“Calm yourself, Marach,” said a new voice. “You must learn to keep your tongue civil in all circumstances.” The owner of the voice stepped into the circle of torchlight and Maglor immediately knew he must be the king. The gray in his dark hair suggested enough years to have learned wisdom, the sword at his side spoke of strength, and his deep blue eyes held both firmness and kindness. He was a leader, Maglor saw, whom men would follow for love.
The Men bowed, and after giving Maglor an inquisitive but not angry glance when he did not do the same, the king turned his attention to them. “You have something to say to me?”
“King Tarostar, we bring one who can explain this phenomenon of darkness,” Ingold said.
Tarostar looked at Maglor, correctly guessing that he was the one. “How?” he inquired.
“I am an Elf,” Maglor told him, head held high with a confidence he did not feel.
“An Elf!” Marach stepped forward from the king’s side, sword drawn. “What do you want with my king, Elf?” His tone was scornful.
Tarostar put his hand on the soldier’s shoulder, restraining him. “You must know how outlandish that seems to us; we have long believed elves were only a legend. Can you prove your claim?”
Maglor replied, “I cannot. Anything I could say that might be proof has long been forgotten by Men, You will either have to trust me or try to kill me, although I assure you, you will not succeed.”
Tarostar nodded slowly, a slight smile on his face. “A wise answer; a fraud would have attempted to impress me into belief with fabricated proofs. Marach, put away your sword.” The young man did so, reluctantly, his eyes saying that he trusted his king, not Maglor. “Come in, all of you. Marach, gather everyone into the banquet hall; I want all to hear what our guests have to say.”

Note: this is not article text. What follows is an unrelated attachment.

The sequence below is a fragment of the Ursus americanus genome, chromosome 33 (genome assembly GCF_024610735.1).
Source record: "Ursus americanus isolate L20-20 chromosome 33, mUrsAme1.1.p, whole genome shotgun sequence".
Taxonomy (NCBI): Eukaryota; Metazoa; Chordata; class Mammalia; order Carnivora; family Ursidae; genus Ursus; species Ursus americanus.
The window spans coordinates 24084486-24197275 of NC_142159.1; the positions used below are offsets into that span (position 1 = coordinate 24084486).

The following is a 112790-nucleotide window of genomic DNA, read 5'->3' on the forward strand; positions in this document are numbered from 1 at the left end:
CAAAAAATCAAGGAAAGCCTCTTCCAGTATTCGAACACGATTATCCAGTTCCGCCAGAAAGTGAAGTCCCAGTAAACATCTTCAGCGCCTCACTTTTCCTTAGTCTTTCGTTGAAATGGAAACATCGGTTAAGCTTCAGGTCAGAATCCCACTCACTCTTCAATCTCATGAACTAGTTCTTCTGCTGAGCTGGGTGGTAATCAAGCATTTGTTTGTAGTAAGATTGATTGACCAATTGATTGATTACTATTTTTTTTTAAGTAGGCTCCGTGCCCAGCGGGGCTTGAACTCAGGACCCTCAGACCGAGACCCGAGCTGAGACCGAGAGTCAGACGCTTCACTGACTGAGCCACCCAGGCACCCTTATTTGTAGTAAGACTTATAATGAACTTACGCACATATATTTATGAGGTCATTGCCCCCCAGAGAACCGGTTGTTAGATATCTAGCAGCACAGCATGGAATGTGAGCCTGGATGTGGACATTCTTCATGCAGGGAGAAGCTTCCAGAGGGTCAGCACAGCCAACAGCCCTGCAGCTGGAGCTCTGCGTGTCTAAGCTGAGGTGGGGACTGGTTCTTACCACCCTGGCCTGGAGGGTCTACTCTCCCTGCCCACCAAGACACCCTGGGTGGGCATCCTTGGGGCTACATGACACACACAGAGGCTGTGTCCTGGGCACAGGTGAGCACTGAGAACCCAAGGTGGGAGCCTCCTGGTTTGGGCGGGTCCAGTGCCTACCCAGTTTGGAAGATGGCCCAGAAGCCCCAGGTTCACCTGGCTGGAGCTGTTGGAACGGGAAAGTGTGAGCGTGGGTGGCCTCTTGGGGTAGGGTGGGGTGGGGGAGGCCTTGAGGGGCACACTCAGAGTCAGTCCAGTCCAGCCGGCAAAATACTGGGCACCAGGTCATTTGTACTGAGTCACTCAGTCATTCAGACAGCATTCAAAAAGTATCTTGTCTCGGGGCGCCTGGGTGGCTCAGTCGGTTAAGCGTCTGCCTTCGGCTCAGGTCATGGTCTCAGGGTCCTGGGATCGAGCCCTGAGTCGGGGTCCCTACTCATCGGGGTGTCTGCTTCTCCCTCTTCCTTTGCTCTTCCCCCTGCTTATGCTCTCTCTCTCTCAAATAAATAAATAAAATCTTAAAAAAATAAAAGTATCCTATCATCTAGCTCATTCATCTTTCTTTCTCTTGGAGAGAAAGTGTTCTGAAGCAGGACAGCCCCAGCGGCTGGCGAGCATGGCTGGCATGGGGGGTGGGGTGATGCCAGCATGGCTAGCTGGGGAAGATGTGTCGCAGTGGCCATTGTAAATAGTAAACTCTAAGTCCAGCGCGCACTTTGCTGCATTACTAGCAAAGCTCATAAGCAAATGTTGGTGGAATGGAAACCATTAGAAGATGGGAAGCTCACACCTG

Maglor told his story to the king, his wife Ivorwen, and a group of about fifty soldiers whose love for their lord had overcome their fear. When he finished, there was a long silence, broken by Marach. “Do not listen to him, my lord. Even if he is an elf, which I doubt, he cannot have good intentions.”
“What could anyone possibly gain by deceiving me so?” Tarostar asked Marach. The young man stuttered over an answer, but finally had to admit that he did not know. “That is an important question to ask yourself when judging someone’s integrity.” The king fell silent again and Maglor waited anxiously, wishing he had inherited his father’s persuasive speech. Maethros would have been better at this. Finally, the king looked directly at Maglor. “I believe you. Thank you for coming to share your knowledge. What do you suggest we do?”
Glad he had already considered that, Maglor replied, “This must be a defensive war, for our only hope is to hold out until the Valar come. I would advise you to gather everyone you can into your best stronghold. Collect supplies and arms for a long siege. Perhaps send out scouts to search for Morgoth’s army, for I have no doubt he has one.”